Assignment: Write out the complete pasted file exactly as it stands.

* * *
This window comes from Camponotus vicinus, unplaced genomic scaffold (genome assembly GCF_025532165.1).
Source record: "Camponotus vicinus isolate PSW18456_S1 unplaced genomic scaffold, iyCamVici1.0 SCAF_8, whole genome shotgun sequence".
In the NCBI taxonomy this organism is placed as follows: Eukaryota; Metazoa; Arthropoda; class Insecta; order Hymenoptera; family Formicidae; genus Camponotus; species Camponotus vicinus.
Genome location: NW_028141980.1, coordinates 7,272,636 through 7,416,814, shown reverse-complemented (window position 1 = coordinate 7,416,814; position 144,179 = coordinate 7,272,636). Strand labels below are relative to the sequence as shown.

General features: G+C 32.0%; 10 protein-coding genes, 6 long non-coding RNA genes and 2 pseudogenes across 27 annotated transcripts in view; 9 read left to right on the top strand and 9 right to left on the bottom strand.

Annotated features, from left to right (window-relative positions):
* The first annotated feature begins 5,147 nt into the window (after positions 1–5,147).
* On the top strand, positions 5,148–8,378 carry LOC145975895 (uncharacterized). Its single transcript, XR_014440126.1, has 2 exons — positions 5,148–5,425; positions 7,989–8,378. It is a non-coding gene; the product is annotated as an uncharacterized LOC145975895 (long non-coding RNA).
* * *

This window comes from Camponotus vicinus, unplaced genomic scaffold (genome assembly GCF_025532165.1).
Source record: "Camponotus vicinus isolate PSW18456_S1 unplaced genomic scaffold, iyCamVici1.0 SCAF_8, whole genome shotgun sequence".
In the NCBI taxonomy this organism is placed as follows: Eukaryota; Metazoa; Arthropoda; class Insecta; order Hymenoptera; family Formicidae; genus Camponotus; species Camponotus vicinus.
Genome location: NW_028141980.1, coordinates 7,272,636 through 7,416,814, shown reverse-complemented (window position 1 = coordinate 7,416,814; position 144,179 = coordinate 7,272,636). Strand labels below are relative to the sequence as shown.

General features: G+C 32.0%; 10 protein-coding genes, 6 long non-coding RNA genes and 2 pseudogenes across 27 annotated transcripts in view; 9 read left to right on the top strand and 9 right to left on the bottom strand.

Annotated features, from left to right (window-relative positions):
* The first annotated feature begins 5,147 nt into the window (after positions 1–5,147).
* On the top strand, positions 5,148–8,378 carry LOC145975895 (uncharacterized). Its single transcript, XR_014440126.1, has 2 exons — positions 5,148–5,425; positions 7,989–8,378. It is a non-coding gene; the product is annotated as an uncharacterized LOC145975895 (long non-coding RNA).